Moscow, however, heralded the staged votes as a major success and a basis for annexation, which Russian officials said would move forward within days, even as thousands of Russians continued to flee the country to avoid conscription as part of of President Vladimir Putin’s partial army. mobilization.
“The fake referendums organized in the territories Russia occupied are an illegal attempt to seize land and change international borders by force,” European Commission President Ursula von der Leyen told a news conference in Brussels. “Putin’s mobilization and threat to use nuclear weapons are further steps on the path of escalation.”
“We do not accept the fake referendum and any kind of annexation in Ukraine,” added von der Leyen, “and we are determined to make the Kremlin pay for this new escalation.”
The Commission’s proposed sanctions package, the eighth since Putin launched the invasion of Ukraine on February 24, includes provisions to adopt a cap on Russian oil prices as agreed by the Group of Seven nations earlier this month. this month, as well as new sanctions on people who helped organize the staged vote. However, the new package still needs to be agreed by all 27 EU countries, including Hungary, where Prime Minister Viktor Orban on Monday signaled resistance and said sanctions had “failed”.
In Kyiv, officials reiterated that neither Russian-orchestrated referendums nor annexation procedures would change Ukraine’s military objective, which is to recapture all occupied lands, including Crimea, which Russia illegally invaded and annexed in 2014.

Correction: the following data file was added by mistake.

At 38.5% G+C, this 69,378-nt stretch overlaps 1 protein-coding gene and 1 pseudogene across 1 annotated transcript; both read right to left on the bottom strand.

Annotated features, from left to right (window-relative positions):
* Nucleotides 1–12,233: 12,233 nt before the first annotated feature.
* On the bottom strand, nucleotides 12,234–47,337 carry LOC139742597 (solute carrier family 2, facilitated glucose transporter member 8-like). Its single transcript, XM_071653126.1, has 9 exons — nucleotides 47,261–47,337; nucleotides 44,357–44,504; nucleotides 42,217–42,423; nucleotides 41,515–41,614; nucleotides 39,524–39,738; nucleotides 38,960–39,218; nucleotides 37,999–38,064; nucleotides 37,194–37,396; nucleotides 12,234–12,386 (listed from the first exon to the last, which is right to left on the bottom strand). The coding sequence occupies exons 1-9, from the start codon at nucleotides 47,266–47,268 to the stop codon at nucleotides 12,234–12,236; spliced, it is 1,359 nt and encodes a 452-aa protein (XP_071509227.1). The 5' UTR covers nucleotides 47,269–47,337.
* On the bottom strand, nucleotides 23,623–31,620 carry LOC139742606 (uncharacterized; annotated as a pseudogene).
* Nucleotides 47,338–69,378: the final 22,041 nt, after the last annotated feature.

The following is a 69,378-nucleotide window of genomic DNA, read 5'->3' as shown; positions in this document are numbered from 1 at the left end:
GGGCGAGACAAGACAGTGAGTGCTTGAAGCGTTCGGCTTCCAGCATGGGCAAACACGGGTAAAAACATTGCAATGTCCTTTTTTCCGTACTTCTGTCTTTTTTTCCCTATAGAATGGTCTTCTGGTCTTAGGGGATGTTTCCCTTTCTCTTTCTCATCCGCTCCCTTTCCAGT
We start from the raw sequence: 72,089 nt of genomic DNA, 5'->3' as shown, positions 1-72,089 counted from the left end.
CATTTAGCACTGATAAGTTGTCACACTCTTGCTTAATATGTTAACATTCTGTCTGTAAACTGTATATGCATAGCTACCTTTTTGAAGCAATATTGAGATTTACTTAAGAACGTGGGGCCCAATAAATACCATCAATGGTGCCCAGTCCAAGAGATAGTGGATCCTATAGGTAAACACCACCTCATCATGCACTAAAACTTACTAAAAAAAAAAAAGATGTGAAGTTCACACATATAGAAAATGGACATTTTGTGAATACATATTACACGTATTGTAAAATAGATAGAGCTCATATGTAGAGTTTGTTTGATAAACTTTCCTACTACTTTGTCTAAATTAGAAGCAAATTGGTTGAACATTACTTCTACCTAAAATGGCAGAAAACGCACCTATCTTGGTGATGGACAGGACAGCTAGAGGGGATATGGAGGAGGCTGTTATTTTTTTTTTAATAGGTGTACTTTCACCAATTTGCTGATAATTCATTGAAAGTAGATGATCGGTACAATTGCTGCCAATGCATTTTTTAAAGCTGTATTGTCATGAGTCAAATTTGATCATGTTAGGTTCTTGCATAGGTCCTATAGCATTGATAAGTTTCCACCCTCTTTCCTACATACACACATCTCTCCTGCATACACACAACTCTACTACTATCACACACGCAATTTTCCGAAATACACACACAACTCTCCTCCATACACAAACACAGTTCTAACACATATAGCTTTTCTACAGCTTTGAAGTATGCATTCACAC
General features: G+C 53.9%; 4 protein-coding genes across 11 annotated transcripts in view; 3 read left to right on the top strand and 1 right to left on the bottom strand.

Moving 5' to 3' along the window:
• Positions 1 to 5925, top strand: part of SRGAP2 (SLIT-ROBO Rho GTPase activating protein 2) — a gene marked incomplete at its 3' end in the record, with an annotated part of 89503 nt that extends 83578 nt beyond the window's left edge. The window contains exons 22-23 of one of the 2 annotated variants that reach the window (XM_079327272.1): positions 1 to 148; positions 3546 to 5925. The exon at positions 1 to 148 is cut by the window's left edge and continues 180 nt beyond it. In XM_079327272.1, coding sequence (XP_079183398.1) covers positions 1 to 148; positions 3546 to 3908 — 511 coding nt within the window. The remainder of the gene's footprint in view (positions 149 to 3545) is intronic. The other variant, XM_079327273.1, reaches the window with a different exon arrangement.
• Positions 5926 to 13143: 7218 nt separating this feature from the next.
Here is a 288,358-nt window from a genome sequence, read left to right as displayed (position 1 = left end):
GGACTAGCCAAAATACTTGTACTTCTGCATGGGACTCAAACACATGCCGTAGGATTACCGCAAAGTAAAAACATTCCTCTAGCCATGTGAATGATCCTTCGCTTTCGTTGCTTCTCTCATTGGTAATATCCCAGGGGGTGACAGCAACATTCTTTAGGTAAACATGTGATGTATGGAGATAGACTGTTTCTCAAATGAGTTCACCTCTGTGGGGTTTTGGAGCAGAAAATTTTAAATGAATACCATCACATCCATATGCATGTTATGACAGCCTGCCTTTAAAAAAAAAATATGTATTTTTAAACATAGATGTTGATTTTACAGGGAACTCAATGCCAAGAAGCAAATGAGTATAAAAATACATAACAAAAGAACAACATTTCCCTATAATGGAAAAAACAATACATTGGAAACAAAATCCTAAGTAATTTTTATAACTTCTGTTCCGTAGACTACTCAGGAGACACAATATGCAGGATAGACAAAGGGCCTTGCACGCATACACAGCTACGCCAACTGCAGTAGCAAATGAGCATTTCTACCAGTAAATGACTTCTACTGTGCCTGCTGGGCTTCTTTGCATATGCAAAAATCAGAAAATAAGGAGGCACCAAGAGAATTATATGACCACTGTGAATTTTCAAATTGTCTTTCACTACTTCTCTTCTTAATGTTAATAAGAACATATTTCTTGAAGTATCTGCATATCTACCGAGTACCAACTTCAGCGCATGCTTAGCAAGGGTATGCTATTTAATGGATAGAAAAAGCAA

“The Russian Federation organized a propaganda show,” the Ukrainian Foreign Ministry said in a statement. “Forcing people in these territories to fill out some documents at gunpoint is another Russian crime in the course of its aggression against Ukraine.”
Ukrainian President Volodymyr Zelensky has vowed to “defend” the citizens of the four regions (Donetsk, Lugansk, Kherson and Zaporizhzhia) where the Kremlin and its proxies say residents voted to join Russia by absurd margins. , in some cases, more. of 90 percent.
On Wednesday, the two leaders of the self-proclaimed Donetsk and Luhansk people’s republics, Denis Pushilin and Leonid Pasechnik, traveled to Moscow and appealed to Putin to officially absorb their areas into Russia.
Such a step would require Putin’s approval and, technically, a vote by the Russian parliament, though the ultimate outcome is not in doubt.
Vyacheslav Volodin, the chairman of the State Duma, Russia’s lower house of parliament, announced that he had called an extraordinary session on Monday, signaling that formal ratification of the annexation could happen within days.
Russian men fleeing the mobilization and leaving everything behind.
Russian state media reported that Putin is expected to deliver a state of the union address on Friday, during which he could declare the annexation of the four regions by Russia, although Moscow does not fully control any of them, neither military nor politically. Putin could also simultaneously call for a drastic escalation of the war in Ukraine.